During the Medieval times chivalry was one of the most important characteristics a knight could display. Chivalry was viewed as a moral obligation that involved bravery, honor, respect, and gallantry. Knights were expected to uphold this code or face social consequences for any infractions, with punishments ranging from humiliation to termination of their knighthood. “Sir Gawain and the Green Knight” presents the struggles knights faced with honoring the chivalrous code at all times. Sir Gawain, while imperfect, exhibits qualities expected of knights and embodies the internal struggle between honoring the chivalrous code and giving into selfish desires.
There was once a time where knights were meant to be the epitome of chivalry; they symbolized honor, courage, justice and much more. However, not every knight matched the narrative of what a true knight should be. One way to teach people a certain value is through exemplary texts such as, “The wedding of King Arthur”. This story uses the knights and their actions to instruct the reader to be honorable by punishing the, shameful, dishonorable knights while rewarding the true and honorable one hence, guiding the reader towards a more honorable path. Sir Gawain does not show mercy to a defeated foe and is punished for it.
Lancelot was so gracious that even despite Queen Guenievre acting ungrateful for his efforts at first, he does not object to her words. Instead, like a “perfect lover”(The Knight of the Cart, p. 256) he apologizes and takes his leave, careful to not upset her further. This further demonstrates his loyalty to his
Compared to Gawain, Lancelot is easily influenced by his emotions. Another example is when Lancelot asks Guinevere for a kiss after she told him she was becoming a nun. He disrespected her wish to leave her past behind and had the audacity to ask for something so selfish.
There are a few codes of chivalry that he breaks because of Gwynevere. In a way he betrays King Arthur by staying as a guest in the palace knowing he will be able to be around Gwynevere and possibly tempt her. Lancelot’s only motivation to become a knight is Gwynevere and to still remain in Camalot. Even though he is a strong Knight that saves people, his weakens is a very small but powerful thing called love/
The lines 1550-1553 from the Pearl poets epic Sir Gawain and the Green Knight epitomizes two of the most important virtues of a noble knight, and Sir Gawain, the man the story follows, defines what is a true knight. He holds a place next to King Arthur and the queen as well as exemplifying two of a knights most important virtues. The first being chastity and the second being courteousness, both however, are very much entwined in this tale. Throughout this epic and many other Arthurian legends praised these traits in the knight and as we shall see, Sir Gawain although still very much human, is a master of both. The virtue of chastity is extremely important in Arthurian legend and we can see this from examining Gawain’s shield.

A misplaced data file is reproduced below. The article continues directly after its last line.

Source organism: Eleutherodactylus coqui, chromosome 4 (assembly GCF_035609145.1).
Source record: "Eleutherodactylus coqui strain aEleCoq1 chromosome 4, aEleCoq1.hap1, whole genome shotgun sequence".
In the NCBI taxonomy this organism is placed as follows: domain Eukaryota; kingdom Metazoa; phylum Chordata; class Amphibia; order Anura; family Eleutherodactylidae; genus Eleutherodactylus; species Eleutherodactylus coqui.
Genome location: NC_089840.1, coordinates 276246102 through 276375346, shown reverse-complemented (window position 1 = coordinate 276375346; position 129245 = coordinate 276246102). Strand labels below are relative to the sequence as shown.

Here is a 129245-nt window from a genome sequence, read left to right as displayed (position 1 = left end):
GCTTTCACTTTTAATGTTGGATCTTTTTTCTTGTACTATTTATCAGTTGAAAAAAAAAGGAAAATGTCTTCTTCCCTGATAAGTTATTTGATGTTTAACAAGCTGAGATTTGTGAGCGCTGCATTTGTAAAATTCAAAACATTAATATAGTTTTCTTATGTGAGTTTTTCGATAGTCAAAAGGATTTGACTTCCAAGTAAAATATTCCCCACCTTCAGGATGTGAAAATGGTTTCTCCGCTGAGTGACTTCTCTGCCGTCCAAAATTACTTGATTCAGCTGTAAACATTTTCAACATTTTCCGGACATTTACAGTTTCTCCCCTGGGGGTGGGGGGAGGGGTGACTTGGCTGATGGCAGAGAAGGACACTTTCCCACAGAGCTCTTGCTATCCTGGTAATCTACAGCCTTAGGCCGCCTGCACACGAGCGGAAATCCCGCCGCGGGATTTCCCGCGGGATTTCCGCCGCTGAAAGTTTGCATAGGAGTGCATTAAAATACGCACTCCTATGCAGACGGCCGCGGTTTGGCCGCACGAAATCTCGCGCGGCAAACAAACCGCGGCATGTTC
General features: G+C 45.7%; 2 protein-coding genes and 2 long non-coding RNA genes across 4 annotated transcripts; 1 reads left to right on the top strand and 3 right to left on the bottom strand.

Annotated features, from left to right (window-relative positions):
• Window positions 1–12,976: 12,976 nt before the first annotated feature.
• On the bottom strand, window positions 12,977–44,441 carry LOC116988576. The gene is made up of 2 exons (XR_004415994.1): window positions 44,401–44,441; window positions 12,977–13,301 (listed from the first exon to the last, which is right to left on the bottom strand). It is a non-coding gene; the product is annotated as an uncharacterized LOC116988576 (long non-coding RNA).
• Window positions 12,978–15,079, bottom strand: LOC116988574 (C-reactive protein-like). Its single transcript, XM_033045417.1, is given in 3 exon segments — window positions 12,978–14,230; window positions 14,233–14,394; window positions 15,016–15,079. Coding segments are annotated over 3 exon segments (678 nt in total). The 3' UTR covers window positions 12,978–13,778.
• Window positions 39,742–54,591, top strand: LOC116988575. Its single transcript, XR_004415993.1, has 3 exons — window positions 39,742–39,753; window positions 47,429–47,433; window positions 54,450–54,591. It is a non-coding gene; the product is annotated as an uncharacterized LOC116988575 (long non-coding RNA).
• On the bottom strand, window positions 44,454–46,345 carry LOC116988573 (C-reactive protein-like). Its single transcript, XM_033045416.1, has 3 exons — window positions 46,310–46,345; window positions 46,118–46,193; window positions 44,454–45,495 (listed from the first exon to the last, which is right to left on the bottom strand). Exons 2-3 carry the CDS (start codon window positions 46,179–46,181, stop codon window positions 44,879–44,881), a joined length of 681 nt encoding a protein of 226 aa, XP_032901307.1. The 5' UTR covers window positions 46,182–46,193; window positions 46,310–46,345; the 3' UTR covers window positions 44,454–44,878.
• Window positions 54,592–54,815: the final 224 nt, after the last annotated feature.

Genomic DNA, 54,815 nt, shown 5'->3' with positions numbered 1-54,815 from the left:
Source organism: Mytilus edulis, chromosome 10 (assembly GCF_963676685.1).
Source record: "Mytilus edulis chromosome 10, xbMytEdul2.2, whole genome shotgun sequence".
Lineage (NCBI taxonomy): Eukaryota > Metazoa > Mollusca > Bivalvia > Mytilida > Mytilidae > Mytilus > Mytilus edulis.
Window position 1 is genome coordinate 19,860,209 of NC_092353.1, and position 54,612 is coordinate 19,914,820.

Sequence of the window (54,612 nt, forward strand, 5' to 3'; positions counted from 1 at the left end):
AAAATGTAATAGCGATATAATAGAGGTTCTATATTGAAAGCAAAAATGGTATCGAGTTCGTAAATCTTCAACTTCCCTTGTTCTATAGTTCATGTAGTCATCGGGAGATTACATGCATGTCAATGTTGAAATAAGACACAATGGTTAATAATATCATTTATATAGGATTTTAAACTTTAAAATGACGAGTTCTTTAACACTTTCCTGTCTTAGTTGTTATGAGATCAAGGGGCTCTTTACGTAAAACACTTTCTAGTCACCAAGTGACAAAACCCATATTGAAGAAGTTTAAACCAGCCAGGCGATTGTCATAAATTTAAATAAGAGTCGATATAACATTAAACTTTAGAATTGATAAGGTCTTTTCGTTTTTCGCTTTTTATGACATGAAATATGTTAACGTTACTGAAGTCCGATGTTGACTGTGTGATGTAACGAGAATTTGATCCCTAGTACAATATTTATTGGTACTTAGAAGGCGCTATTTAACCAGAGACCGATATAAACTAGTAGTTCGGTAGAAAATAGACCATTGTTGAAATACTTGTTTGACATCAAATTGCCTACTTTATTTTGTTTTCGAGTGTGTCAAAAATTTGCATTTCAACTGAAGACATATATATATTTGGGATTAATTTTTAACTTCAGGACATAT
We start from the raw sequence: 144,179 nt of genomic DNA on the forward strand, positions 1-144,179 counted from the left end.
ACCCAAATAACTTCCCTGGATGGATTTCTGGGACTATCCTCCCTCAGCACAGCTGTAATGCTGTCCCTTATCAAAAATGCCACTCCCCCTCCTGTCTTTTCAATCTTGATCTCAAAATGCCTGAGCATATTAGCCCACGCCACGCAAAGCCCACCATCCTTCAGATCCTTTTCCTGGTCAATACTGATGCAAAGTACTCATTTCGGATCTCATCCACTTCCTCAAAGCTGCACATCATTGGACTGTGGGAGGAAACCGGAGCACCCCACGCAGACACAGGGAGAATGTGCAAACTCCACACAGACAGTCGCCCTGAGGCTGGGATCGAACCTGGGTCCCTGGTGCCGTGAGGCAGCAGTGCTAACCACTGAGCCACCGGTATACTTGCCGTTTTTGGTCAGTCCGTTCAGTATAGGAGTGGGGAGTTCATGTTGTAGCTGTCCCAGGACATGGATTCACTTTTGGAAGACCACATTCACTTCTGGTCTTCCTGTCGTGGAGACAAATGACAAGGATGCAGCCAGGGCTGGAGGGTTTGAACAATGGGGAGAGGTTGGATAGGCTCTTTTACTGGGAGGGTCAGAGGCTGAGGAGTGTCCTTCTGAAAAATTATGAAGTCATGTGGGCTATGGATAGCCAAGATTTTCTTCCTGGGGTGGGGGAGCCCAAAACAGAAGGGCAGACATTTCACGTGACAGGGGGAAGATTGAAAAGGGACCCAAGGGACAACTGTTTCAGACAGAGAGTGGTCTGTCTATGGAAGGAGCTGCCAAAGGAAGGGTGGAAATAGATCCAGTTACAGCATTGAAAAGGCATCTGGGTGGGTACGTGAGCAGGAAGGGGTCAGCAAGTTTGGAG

Lancelot often becomes suspicions of his lover over small acts. Both of these examples from the books are small acts that caused Lancelot considerable suspicion of his beloved. A kiss causes him to believe she didn’t have feelings for him and a logical argument for why they shouldn’t get together on one night made him think that she’d rather be with Arthur then him. These slight presumptions caused Lancelot to suspect his love,
Throughout this paper we will examine three ways in which the characters in Sir Gawain and the Green Knight attempt to cover up the underlying theme of violence within the narrative. During Fitt 1 of the poem, we uncover the first method in which the characters attempt to mask the fantasy of violence. In order to ensure their thirst for bloodshed does not spiral out of control, there are certain rules that the court must adhere to. The Court of Camelot places violence in a strict binary with courtesy.